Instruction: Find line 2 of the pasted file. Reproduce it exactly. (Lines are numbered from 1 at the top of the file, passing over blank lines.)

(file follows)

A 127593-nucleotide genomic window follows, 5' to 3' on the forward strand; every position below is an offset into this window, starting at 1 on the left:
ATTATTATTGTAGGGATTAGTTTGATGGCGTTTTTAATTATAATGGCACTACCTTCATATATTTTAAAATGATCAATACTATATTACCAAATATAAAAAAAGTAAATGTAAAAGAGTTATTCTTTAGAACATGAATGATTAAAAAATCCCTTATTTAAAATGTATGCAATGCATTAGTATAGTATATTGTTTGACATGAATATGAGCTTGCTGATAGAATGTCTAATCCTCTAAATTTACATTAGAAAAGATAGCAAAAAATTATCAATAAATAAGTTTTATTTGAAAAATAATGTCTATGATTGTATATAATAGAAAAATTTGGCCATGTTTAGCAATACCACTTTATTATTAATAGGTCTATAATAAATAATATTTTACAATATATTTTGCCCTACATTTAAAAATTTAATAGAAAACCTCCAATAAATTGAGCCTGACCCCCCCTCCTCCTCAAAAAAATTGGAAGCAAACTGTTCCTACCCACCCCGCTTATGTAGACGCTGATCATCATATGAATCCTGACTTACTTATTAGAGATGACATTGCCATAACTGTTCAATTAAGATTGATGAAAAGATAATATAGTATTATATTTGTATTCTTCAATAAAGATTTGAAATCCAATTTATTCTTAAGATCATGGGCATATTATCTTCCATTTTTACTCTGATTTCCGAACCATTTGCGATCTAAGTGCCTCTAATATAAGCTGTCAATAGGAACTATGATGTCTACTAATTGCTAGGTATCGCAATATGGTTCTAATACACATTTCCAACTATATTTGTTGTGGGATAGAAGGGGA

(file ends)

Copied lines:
ATTATTATTGTAGGGATTAGTTTGATGGCGTTTTTAATTATAATGGCACTACCTTCATATATTTTAAAATGATCAATACTATATTACCAAATATAAAAAAAGTAAATGTAAAAGAGTTATTCTTTAGAACATGAATGATTAAAAAATCCCTTATTTAAAATGTATGCAATGCATTAGTATAGTATATTGTTTGACATGAATATGAGCTTGCTGATAGAATGTCTAATCCTCTAAATTTACATTAGAAAAGATAGCAAAAAATTATCAATAAATAAGTTTTATTTGAAAAATAATGTCTATGATTGTATATAATAGAAAAATTTGGCCATGTTTAGCAATACCACTTTATTATTAATAGGTCTATAATAAATAATATTTTACAATATATTTTGCCCTACATTTAAAAATTTAATAGAAAACCTCCAATAAATTGAGCCTGACCCCCCCTCCTCCTCAAAAAAATTGGAAGCAAACTGTTCCTACCCACCCCGCTTATGTAGACGCTGATCATCATATGAATCCTGACTTACTTATTAGAGATGACATTGCCATAACTGTTCAATTAAGATTGATGAAAAGATAATATAGTATTATATTTGTATTCTTCAATAAAGATTTGAAATCCAATTTATTCTTAAGATCATGGGCATATTATCTTCCATTTTTACTCTGATTTCCGAACCATTTGCGATCTAAGTGCCTCTAATATAAGCTGTCAATAGGAACTATGATGTCTACTAATTGCTAGGTATCGCAATATGGTTCTAATACACATTTCCAACTATATTTGTTGTGGGATAGAAGGGGA